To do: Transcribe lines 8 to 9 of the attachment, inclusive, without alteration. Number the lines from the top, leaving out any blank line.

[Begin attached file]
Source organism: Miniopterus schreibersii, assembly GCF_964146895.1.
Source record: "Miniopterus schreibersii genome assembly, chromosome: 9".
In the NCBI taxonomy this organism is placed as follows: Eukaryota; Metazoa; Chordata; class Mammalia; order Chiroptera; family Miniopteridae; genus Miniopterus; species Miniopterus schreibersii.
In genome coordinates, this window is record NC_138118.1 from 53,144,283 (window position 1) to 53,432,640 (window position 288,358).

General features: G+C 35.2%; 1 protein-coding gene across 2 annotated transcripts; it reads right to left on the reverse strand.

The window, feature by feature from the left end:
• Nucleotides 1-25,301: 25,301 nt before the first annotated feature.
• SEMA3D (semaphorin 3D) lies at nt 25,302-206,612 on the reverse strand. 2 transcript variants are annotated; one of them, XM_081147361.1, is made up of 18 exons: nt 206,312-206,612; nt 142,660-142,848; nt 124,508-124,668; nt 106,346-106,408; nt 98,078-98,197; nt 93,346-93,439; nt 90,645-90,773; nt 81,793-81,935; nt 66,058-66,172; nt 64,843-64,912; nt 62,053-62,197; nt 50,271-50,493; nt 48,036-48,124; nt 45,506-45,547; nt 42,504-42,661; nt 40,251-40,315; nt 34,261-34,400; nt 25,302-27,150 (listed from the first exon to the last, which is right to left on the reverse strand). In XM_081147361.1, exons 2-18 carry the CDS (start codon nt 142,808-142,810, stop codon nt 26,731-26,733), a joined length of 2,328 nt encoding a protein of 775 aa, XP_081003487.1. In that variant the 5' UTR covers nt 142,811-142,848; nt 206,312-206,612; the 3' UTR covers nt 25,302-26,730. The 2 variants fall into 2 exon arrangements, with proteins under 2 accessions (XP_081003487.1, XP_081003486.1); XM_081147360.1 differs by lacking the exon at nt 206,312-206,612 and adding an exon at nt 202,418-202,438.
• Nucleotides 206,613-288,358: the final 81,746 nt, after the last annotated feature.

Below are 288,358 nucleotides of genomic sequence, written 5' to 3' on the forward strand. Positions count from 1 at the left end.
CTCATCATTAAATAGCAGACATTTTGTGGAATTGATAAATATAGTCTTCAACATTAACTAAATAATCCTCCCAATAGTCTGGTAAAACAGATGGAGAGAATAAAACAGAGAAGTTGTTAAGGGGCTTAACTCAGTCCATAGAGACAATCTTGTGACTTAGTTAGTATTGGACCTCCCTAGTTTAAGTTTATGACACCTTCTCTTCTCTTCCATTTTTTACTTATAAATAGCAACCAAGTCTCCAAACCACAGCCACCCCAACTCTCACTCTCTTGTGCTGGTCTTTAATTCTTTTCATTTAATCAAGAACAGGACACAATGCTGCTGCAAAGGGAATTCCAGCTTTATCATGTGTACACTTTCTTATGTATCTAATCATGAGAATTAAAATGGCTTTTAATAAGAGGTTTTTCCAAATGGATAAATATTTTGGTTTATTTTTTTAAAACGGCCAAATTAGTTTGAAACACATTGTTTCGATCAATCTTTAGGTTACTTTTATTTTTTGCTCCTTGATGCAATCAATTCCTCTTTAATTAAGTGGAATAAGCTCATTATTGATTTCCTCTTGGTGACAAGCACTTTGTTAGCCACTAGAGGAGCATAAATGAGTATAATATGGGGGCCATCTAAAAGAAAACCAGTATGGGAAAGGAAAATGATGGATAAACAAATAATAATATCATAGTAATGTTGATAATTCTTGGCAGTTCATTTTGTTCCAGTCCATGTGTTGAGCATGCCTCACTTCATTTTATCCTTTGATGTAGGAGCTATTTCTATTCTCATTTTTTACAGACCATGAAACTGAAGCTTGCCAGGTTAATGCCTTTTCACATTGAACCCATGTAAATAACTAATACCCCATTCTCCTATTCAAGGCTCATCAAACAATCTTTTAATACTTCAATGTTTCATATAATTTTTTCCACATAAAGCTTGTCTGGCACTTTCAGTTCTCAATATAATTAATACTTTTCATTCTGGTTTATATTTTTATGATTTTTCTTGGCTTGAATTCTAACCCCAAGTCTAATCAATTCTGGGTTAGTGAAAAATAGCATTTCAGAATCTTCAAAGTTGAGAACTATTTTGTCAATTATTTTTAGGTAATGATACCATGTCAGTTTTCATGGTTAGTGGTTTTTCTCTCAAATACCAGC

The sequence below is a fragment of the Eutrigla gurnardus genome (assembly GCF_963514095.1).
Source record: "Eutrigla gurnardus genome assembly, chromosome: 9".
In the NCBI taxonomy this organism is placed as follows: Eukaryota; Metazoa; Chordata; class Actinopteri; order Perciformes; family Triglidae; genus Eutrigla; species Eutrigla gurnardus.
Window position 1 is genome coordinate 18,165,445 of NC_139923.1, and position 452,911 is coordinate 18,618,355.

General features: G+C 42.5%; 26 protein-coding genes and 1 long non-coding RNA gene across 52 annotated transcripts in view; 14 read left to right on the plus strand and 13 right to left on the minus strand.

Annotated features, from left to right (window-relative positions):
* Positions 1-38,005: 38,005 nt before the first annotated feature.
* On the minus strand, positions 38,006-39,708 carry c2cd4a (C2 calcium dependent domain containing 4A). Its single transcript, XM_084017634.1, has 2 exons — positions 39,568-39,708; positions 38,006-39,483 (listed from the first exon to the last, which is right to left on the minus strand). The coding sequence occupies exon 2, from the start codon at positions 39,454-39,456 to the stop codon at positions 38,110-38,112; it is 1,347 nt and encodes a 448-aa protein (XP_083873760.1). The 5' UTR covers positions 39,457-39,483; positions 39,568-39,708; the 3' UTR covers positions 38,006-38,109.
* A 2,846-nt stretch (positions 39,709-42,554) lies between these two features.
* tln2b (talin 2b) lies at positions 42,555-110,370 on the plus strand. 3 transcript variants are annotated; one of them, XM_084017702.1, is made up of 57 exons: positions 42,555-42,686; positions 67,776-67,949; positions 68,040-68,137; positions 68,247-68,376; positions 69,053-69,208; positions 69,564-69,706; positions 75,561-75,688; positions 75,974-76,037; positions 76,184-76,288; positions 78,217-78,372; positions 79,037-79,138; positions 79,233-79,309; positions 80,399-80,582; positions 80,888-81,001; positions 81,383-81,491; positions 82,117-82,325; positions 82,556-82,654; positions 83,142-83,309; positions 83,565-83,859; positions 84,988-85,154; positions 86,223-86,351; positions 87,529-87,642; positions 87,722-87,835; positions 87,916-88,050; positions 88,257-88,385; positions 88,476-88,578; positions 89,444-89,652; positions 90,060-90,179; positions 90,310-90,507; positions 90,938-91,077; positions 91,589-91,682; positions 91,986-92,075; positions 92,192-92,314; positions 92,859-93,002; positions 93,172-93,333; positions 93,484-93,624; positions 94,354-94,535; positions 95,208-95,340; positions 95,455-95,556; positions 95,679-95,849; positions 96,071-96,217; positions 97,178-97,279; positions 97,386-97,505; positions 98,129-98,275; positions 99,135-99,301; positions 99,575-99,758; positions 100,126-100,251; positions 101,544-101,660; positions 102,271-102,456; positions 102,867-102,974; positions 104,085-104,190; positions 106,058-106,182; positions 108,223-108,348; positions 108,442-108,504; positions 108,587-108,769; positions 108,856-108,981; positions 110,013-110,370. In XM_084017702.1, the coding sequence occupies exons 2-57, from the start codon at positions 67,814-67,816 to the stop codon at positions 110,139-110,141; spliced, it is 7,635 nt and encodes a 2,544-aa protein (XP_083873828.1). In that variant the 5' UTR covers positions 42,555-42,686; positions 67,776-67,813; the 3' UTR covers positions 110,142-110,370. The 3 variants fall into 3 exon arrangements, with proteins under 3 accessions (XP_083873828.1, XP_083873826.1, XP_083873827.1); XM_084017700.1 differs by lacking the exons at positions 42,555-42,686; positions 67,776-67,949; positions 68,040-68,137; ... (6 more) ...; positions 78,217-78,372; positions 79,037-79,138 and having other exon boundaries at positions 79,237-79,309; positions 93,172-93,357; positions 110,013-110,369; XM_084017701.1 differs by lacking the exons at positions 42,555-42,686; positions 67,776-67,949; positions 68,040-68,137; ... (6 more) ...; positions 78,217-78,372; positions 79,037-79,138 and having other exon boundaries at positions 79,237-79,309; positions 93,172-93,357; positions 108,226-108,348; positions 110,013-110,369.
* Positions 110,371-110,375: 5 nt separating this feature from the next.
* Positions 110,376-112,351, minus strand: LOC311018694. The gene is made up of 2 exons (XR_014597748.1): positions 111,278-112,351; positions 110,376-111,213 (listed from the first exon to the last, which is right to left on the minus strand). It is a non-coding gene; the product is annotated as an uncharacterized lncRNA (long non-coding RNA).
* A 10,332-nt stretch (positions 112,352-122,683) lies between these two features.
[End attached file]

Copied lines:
• SEMA3D (semaphorin 3D) lies at nt 25,302-206,612 on the reverse strand. 2 transcript variants are annotated; one of them, XM_081147361.1, is made up of 18 exons: nt 206,312-206,612; nt 142,660-142,848; nt 124,508-124,668; nt 106,346-106,408; nt 98,078-98,197; nt 93,346-93,439; nt 90,645-90,773; nt 81,793-81,935; nt 66,058-66,172; nt 64,843-64,912; nt 62,053-62,197; nt 50,271-50,493; nt 48,036-48,124; nt 45,506-45,547; nt 42,504-42,661; nt 40,251-40,315; nt 34,261-34,400; nt 25,302-27,150 (listed from the first exon to the last, which is right to left on the reverse strand). In XM_081147361.1, exons 2-18 carry the CDS (start codon nt 142,808-142,810, stop codon nt 26,731-26,733), a joined length of 2,328 nt encoding a protein of 775 aa, XP_081003487.1. In that variant the 5' UTR covers nt 142,811-142,848; nt 206,312-206,612; the 3' UTR covers nt 25,302-26,730. The 2 variants fall into 2 exon arrangements, with proteins under 2 accessions (XP_081003487.1, XP_081003486.1); XM_081147360.1 differs by lacking the exon at nt 206,312-206,612 and adding an exon at nt 202,418-202,438.
• Nucleotides 206,613-288,358: the final 81,746 nt, after the last annotated feature.